Star Wars: Scourge, on-sale today, tackles a relatively unexplored aspect of the Star Wars universe (Hutt politics) and introduces an equally unexplored third party (the Corporate Sector Authority). It was also author Jeff Grubb’s first Star Wars novel. Scourge was based in part on a story from a Star Wars roleplaying game supplement, Tempest Feud. Now, there are no established hazing rituals for new Expanded Universe authors (the only rule is "no disintegrations"), but I decided to go easy on Grubb because I really enjoyed his EU debut. If you’re not sure what to expect from a first-time author writing about all-new characters, let me just say this: as much as I love the established stuff, this was a breath of fresh air. I really recommend picking it up. If you’re like me, finishing Scourge will whet your appetite for more standalone novels set in those corners of the EU that rarely receive the spotlight.
Tell me about the decision to base this novel on the Tempest Feud sourcebook for the Wizards of the Coast Star Wars roleplaying game system. How did you decide what to cut and what to add? Did any story or character elements have to be changed because they were originally developed for the RPG format?
Tempest Feud provided the spine for the story. It was originally written as if it was a movie itself – particularly in its pacing. (It was broken down into three major chapters, each focused on one of three different worlds – a trilogy.)
However, when you’re doing an RPG adventure, you are providing scenery, NPCs, plot, and game mechanics. The players bring the protagonists to the table, with their own backgrounds and histories. Turning this into a novel, however, suddenly I am looking at the motivations of the heroes, which in turn brought about changes on how they interact with each other. Plus I get to show what is happening behind the scenes, something not available in a RPG scenario.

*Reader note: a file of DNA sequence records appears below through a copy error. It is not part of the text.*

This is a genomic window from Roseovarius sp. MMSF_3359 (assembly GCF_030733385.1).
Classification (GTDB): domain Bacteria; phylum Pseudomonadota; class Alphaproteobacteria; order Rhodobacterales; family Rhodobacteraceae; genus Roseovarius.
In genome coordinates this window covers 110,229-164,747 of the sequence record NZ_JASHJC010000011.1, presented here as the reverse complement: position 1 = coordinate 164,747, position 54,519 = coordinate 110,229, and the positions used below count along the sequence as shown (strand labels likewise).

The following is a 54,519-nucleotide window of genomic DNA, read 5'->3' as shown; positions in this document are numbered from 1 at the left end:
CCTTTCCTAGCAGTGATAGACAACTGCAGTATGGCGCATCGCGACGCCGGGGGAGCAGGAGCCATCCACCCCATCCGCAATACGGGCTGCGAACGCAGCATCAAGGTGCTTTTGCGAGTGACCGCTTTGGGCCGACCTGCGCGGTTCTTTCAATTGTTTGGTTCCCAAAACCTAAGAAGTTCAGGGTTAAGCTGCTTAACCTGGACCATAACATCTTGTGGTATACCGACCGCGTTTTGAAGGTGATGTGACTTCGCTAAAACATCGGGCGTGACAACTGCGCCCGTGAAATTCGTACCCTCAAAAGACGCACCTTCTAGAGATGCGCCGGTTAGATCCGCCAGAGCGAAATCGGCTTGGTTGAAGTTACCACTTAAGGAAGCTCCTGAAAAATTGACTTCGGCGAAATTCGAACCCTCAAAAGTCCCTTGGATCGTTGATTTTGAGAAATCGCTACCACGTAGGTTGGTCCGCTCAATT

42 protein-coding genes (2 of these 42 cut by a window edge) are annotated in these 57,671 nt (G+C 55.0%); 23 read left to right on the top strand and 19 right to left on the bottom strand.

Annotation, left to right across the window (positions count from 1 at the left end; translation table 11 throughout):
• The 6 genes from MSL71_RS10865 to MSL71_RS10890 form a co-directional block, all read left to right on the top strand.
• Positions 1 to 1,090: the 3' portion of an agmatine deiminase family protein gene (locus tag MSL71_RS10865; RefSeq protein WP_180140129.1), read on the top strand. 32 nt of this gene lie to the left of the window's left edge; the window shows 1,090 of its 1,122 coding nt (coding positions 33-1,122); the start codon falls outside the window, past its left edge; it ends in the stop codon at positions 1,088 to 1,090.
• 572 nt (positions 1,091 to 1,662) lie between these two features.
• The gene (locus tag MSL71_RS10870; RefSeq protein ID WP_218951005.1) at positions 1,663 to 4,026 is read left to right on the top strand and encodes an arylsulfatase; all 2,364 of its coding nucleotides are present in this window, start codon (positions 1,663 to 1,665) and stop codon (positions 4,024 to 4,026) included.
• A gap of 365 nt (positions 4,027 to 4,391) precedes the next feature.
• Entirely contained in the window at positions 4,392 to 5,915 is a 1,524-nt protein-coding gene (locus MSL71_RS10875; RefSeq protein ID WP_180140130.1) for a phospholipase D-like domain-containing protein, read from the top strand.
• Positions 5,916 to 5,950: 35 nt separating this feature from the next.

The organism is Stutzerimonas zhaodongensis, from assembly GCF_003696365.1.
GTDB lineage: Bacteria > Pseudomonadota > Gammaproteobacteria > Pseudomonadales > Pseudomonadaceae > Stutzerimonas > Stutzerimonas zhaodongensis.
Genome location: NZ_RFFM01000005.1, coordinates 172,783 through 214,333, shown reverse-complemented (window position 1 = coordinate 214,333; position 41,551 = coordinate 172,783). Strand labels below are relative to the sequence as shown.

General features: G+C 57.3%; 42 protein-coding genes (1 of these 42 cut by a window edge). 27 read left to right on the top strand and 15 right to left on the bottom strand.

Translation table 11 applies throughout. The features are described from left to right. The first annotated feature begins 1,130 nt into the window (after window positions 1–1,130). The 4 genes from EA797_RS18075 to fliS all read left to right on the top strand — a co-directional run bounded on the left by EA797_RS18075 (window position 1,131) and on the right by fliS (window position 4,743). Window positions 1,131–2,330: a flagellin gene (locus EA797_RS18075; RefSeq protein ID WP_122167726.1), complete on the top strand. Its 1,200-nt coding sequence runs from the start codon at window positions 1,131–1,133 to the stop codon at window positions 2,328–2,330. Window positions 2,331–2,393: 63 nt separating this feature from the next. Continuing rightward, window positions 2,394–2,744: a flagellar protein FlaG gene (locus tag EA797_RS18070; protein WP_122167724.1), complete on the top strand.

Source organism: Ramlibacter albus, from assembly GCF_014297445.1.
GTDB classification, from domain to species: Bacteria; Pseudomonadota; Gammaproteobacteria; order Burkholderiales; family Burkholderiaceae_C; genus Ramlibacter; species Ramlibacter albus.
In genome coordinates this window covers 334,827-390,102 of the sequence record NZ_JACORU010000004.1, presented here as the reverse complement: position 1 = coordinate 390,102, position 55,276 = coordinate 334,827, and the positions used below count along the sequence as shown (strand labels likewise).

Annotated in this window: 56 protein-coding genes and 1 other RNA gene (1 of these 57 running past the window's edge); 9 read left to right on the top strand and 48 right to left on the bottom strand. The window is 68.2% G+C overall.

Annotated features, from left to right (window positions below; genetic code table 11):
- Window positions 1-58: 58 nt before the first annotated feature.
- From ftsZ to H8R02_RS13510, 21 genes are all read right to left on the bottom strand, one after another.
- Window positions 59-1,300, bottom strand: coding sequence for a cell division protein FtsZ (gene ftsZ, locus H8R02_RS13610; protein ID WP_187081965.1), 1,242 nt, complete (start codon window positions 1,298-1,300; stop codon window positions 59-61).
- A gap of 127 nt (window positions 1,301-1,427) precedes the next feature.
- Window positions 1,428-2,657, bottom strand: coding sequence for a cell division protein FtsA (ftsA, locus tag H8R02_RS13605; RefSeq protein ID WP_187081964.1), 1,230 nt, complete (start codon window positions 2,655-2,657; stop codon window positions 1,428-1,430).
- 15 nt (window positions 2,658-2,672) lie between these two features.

As a result, I’ve added worlds and characters. I’ve gotten in deeper with characters that I have created previously. And in particular, I worked a lot with the main character – Mander Zuma. I tell people that this started as a “scum and villainy” story and became a Jedi story. Mander Zuma is the reason for that evolution.
What appeals to you about the Hutts and the Corporate Sector? They’re not featured heavily in the EU despite their vast influence in-universe.
I like both of them because they are about soft power – economic as opposed to military (though the Corporates are no slouch in the latter, they are content to stay within their borders). Both have managed to maintain their spheres of influence throughout both the Republic Era and the Rise of the Empire. Part of my attraction to the Corporates comes in part from the Han Solo at Star’s End series by Brian Daley, back at the dawn of time (yeah, I told you I was old school).
Mander Zuma is not the kind of Jedi we’re used to seeing in Star Wars. He’s not a combat veteran, he doesn’t feel an affinity for his handmade lightsaber, and he works in what is essentially the “back room” of the Jedi Order. Do you think his atypical brand of “Jedi-ness” makes him an especially compelling character?